English Teaching Opportunity at the American Home in Vladimir, Russia
*Application deadline is March 15th of every year!*
Serendipity American English and Culture Program has been in continuous operation at the American Home in Vladimir, Russia since September 1992 under the auspices of Serendipity: Russian Consulting & Development, Ltd.—now called Serendipity-Russia. Demand for English lessons from native speakers remains very strong. In addition to classes, our teachers offer lectures on topics of special interest to Russians. Recent topics have ranged from the “realities” of American higher education to much lighter fare such as the American preoccupation with physical fitness.
This is an exceptional opportunity to experience Russia in a uniquely supportive atmosphere and to accomplish something worthwhile in the process. Previous teachers have commented very favorably on the quality of our facilities and teaching materials; the tremendous support provided by their colleagues, including our dedicated Russian staff; and, how much they have enjoyed their Russian students. Several of our teachers have parlayed their experience in Vladimir into employment in Moscow or stateside—or into admission to major graduate programs.
Contract period: Second week of August through the end of June (2nd year renewal possible)
• A stipend
• Room and board with a Russian family
• Three hours per week of individual Russian lessons taught by trained native speakers
• Pleasant, well-equipped working environment in the “first American home in Russia”
• Assistance from the very knowledgeable and supportive Russian staff
• Round trip airfare to Moscow; one year multi entry visa—Serendipity provides full visa support and pays the visa fee on the Russian side–teachers pay the visa fee on the American side; and maintenance of health insurance coverage in the U.S. plus emergency medical evacuation coverage. (Basic limited medical expenses in Russia, with the exception of medications, will be covered.)
• New teachers will be required to take an online TESOL course. The cost of this course is about $265. All the new teachers will take this course at the same time and will share the feedback they receive.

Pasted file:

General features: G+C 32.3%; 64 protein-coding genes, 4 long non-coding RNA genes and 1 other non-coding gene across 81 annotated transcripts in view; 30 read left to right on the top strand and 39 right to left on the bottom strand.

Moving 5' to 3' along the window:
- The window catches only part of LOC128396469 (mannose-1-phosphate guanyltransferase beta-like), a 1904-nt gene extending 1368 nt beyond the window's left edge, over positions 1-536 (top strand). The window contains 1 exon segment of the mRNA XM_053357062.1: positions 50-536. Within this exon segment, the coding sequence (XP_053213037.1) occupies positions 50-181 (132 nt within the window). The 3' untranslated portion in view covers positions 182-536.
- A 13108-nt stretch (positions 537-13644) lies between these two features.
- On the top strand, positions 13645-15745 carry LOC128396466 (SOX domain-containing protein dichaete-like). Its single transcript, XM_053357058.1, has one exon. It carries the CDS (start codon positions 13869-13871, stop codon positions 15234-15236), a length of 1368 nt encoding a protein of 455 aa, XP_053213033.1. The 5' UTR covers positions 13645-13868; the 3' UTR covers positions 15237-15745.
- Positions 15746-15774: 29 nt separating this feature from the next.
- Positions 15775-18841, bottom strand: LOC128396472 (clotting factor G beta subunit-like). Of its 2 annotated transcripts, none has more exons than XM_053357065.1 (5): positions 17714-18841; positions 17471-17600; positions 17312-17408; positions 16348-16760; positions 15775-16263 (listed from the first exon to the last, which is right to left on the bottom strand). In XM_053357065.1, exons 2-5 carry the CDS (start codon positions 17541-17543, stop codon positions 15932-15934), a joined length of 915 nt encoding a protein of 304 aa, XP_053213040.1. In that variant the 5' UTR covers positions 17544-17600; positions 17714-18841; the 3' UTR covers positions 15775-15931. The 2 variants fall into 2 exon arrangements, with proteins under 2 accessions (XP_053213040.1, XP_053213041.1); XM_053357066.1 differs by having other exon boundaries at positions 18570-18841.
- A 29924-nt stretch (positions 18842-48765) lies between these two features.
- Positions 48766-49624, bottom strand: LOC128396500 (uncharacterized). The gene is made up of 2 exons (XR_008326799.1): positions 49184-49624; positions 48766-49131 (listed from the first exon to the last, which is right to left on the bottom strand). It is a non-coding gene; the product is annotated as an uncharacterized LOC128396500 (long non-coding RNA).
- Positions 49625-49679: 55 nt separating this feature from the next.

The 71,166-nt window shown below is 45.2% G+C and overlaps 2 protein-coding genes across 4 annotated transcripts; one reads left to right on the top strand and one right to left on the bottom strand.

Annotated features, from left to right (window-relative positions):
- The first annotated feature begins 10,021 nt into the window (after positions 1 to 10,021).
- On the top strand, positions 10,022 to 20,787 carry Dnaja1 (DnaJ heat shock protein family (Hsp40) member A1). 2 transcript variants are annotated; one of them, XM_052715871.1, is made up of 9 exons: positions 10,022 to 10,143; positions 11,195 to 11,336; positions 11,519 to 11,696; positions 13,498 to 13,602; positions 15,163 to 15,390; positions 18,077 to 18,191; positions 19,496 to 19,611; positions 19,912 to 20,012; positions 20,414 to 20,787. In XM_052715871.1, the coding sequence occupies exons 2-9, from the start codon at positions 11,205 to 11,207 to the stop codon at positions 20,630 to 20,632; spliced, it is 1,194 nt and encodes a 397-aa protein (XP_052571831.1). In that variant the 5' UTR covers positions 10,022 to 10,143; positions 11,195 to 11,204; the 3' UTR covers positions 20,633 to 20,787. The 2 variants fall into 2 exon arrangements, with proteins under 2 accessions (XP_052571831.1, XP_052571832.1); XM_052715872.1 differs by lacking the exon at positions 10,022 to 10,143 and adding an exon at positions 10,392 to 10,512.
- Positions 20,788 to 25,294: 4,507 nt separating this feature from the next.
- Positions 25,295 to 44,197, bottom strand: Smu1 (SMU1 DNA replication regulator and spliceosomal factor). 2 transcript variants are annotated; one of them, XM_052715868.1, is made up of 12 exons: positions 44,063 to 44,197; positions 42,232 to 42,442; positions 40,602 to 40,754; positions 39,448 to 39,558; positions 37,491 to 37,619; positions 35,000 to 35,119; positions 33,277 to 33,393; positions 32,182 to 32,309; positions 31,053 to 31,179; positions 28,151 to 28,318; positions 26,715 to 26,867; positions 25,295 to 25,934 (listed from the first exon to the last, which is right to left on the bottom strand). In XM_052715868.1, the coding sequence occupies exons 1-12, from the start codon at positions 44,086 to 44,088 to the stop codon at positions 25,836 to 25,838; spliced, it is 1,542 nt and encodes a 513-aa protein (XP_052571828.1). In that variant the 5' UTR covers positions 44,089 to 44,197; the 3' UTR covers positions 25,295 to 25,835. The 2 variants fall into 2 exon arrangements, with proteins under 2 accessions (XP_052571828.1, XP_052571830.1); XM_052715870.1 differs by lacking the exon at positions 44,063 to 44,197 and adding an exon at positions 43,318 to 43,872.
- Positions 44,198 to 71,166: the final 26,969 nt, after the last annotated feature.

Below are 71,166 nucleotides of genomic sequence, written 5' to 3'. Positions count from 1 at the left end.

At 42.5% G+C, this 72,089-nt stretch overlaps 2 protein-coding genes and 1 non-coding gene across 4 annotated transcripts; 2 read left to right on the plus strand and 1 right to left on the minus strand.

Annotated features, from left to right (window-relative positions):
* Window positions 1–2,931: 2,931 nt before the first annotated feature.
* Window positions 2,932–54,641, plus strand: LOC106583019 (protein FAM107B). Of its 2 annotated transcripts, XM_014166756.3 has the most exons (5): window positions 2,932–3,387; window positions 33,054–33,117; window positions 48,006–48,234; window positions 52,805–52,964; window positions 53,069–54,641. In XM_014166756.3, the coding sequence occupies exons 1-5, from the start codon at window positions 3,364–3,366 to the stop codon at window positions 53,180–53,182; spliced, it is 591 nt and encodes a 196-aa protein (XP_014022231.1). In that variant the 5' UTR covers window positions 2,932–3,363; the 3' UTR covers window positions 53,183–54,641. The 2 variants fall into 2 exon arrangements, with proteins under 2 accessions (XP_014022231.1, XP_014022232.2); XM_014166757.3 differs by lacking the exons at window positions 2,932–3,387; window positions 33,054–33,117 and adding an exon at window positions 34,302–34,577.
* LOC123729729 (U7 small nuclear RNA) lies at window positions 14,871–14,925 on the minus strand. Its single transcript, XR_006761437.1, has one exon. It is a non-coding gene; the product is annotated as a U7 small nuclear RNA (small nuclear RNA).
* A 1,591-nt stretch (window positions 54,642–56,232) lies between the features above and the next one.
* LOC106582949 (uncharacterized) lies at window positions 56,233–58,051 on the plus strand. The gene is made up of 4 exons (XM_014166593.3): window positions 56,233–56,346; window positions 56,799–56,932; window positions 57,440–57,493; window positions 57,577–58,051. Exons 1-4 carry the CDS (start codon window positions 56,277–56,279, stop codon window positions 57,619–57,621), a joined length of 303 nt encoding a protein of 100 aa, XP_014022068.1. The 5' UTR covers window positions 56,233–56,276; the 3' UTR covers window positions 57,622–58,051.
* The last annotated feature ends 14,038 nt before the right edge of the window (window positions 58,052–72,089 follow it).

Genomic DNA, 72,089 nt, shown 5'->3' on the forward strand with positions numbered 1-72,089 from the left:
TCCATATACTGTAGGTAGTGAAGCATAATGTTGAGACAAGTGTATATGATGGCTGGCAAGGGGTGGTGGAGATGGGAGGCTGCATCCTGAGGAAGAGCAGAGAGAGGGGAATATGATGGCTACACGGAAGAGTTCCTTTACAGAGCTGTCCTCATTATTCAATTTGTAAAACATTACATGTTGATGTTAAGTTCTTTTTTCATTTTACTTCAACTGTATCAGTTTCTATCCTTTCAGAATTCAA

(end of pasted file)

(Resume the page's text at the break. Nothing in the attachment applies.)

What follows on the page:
• Fulfillment of the contract teaching obligations–which includes teaching summer school if asked.
• Some knowledge of Russian is strongly recommended, although not required.
*Application deadline is March 15th of every year!*
The Microsoft Word file from the link below provides a list of the information and documents you need to submit in order to complete your application, and it includes instructions for the submission of your letters of recommendation. Download the application instructions and apply now!
Download Application Instructions
Download a Sample Contract
Download the Contract Supplement
If you have any questions about joining the American Home team, please contact Dr. Ron Pope at RonPope42@cs.com!
Notes from former teachers
In response to the question, “What are the best things about your present job?”
Hands down, the people. The teachers that I work with are from all over America and all have different educational backgrounds. Most have studied Russian, but not all of them have. We are all teaching for the first time, and teaching EFL in Russia has its own unique set of challenges that we are facing together. The Russian staff at the American Home is also wonderful, and very supportive when we have questions. The students are the people who are really making my experience great though. It’s incredible to see their progress in class, and also to learn about their lives outside of school and meet their friends and families on the weekends.
Sarah Forman, from the AATSEEL Newsletter Vol. 51, February 2008